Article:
Planning an Armenia – Georgia tour? Why not take a trip from Yerevan to Tbilisi? Along the way, you’ll have the opportunity to admire the architecture and learn a bit about the culture of the Caucasus region.
Our tour begins in Yerevan, Armenia, so naturally we’ll need to take transportation to reach Georgia from Armenia. The region has many transportation options, and here are the vehicles we recommend for starting our Armenia – Georgia tour.
Transportation options for an Armenia – Georgia tour
You can pick up a bus at the Yerevan Hayrenik Tour Office at 7:30 AM every day. What’s most convenient about the minivan from Yerevan is that vans regularly leave, starting from 7 am to 5 pm. It takes 6 hours and 15 minutes to move from Yerevan Hayrenik Tour Office to Avlabari Metro Station, Tbilisi. An adult ticket costs around $26 for this route—an affordable price for a border-crossing journey.
A taxi is also an excellent option for this trip. We’ll spend 6 to 7 hours moving between two countries in a cab. Besides that, travel by taxi is more comfortable as we could stop anytime and anywhere we like. And the price for moving by taxi is $150.
If you are still confused about choosing the proper transport, we are here to help. You will see all kinds of transportation at a reasonable price at 12Go: let’s quickly book a vehicle because our trip will start right now.
Traveling by plane is the fastest way to travel from Armenia to Georiga—it takes only 30 minutes to fly from Yerevan to Tbilisi. The price of the flight changes from $250 to $450, depending on your ticket class.
On the plus side, flying is time-saving so you have more time for traveling and exploring Georgia. The downside is that planes are incredibly damaging to the environment, especially short-haul flights such as the flight from Yerevan to Tbilisi. Yes, even if you offset it.
Read: Why travel to Armenia?
Best Places to See when traveling from Armenia to Georgia
And we’re off! Now that our transportation is sorted out, our Armenia – Georgia tour can begin. Let’s start with some sights to stop at on our way from Armenia:
On the way from Yerevan to Tbilisi, there is a destination that you must stop whenever you come across. That place is called Gyumri, Armenia’s second city. It’s a bright idea to spend your time off visiting the Museum of National Architecture and Urban Life. Everyday life, culture, and history of Gyumri are presented in the museum. This remarkable mansion was built by wealthy merchant Petros Dzitoghtsyan in 1872 from the famous red tuff of Shirak. The museum was founded in 1984 in this very building. It is included in the list of intangible monuments of the history and culture of Gyumri.
Ponchik Monchik Gyumri, Armenia
It will be a big mistake to come to this place without eating ponchik at Ponchik Monchik Gyumri, a local institution. Ponchik, also called Armenian donuts, with the ultra-thin shell of puffed dough, is filled with a small amount of either vanilla, Nutella, or jam before being dusted with icing sugar and served warm. Besides ponchik, this place also has an extensive menu of Armenian mains and entrees.
After we cross the border between Armenia and Georgia, we’ll head straight to the capital of Georgia: Tbilisi.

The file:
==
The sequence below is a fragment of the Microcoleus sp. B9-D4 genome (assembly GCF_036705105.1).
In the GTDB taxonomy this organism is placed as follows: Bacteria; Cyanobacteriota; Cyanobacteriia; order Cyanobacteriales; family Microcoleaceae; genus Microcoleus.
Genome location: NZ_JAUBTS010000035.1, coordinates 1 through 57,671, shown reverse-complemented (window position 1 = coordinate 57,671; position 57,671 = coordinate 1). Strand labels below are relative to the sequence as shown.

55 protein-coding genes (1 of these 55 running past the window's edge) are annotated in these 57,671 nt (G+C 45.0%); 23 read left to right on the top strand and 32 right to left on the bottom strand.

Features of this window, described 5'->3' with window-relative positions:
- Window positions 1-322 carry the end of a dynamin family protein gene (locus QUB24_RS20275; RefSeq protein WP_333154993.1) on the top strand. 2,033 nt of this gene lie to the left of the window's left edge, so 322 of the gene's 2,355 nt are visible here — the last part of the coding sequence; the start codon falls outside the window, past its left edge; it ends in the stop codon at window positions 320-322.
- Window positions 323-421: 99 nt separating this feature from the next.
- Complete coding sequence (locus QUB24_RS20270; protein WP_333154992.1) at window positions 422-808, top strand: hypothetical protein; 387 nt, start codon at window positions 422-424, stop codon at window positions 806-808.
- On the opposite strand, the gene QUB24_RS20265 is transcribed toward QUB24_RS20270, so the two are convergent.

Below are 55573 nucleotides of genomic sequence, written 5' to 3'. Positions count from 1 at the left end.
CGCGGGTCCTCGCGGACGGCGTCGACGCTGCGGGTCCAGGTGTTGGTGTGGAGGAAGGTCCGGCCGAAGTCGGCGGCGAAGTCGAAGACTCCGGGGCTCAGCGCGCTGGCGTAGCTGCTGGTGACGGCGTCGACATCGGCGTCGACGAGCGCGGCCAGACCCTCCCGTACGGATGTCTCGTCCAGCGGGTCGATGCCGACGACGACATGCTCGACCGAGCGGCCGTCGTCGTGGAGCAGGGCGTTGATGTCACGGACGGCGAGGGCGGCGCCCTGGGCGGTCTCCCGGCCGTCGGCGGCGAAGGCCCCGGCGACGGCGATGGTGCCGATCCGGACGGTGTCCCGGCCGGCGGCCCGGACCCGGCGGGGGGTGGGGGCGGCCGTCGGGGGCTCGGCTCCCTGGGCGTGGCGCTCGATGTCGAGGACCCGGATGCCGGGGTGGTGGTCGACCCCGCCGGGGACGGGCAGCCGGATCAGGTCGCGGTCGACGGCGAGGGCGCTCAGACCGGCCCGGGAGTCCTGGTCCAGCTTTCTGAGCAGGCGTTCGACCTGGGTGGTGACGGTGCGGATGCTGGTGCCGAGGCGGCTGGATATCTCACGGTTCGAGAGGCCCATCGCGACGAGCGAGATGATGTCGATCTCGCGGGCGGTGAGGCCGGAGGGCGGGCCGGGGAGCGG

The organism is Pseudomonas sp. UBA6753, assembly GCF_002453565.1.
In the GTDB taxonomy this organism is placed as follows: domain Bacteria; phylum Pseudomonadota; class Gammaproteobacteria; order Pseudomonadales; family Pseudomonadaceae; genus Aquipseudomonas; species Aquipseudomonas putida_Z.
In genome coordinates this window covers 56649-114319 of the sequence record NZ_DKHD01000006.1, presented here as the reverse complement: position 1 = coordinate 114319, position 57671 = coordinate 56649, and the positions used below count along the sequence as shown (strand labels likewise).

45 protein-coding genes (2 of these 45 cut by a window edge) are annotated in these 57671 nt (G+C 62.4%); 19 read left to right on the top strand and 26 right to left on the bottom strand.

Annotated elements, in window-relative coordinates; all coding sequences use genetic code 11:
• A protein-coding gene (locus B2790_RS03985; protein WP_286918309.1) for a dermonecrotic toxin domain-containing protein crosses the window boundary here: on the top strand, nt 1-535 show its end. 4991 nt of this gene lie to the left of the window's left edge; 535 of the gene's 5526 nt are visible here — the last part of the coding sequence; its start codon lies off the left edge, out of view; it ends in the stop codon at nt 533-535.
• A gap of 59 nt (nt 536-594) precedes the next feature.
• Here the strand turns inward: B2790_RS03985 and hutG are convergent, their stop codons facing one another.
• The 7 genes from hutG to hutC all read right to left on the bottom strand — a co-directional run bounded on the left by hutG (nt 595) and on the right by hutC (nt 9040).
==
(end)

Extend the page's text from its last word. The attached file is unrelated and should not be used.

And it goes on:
Nestled in the heart of the Caucasus is the warm and hospitable metropolis of Tbilisi, Georgia. The city, nearly as old as the snow-capped beauties surrounding it, never fails to impress visitors with its optimistic and unmistakable charm.
Holy Trinity Cathedral of Tbilisi
Holy Trinity Cathedral of Tbilisi, commonly known as Sameba, will be an exciting destination for our trip. It’s the main cathedral of the Georgian Orthodox Church located in Tbilisi, the largest city in Georgia. Constructed between 1995 and 2004, it is the third-tallest Eastern Orthodox cathedral in the world and one of the largest religious buildings in the world by total area. The construction of the church was proclaimed a “symbol of the Georgian national and spiritual revival” and was primarily sponsored by anonymous donations from several businessmen and ordinary citizens.
What’s better than a walking tour on Rustaveli Avenue? Rustaveli Avenue, formerly known as Golovin Street, is the central avenue in Tbilisi named after the medieval Georgian poet- Shota Rustaveli. Rustaveli is often considered the main thoroughfare of Tbilisi due to the numerous governmental, public, cultural, and business buildings located along or near the avenue.
Rustaveli Avenue starts at Freedom Square. The first building on Rustaveli Avenue is Rustaveli Cinema, the biggest cinema in Georgia. Opposite the cinema is the Youth Palace and the former Parliament Building of Georgia. Kashveti Church is located between the Art House of Tbilisi and the Art Museum. There are many beautiful buildings on Rustaveli Avenue, including the Tbilisi Opera House and the Rustaveli Theater.
In addition, the avenue contains various coffee shops, shops, restaurants, and other entertainment places. Rustaveli Avenue is a mix of modern and 20th-century architecture. Rustaveli Avenue is a place of many public protests, but it’s also the place of many outdoor exhibitions, performances, etc. This avenue is one of the best architectural and tourist centers in Tbilisi.
More resources to plan your Armenia – Georgia tour
Georgia travel blog posts
- Georgia travel guide with all you need to know
- How much does it cost to go backpacking in Georgia?
- Why travel to Georgia?
Armenia travel blog posts
- How much does it cost to go backpacking in Armenia?
- Why travel to Armenia?
- 8 reasons you need to take a city trip to Yerevan
- Celebrating Easter in Yerevan, Armenia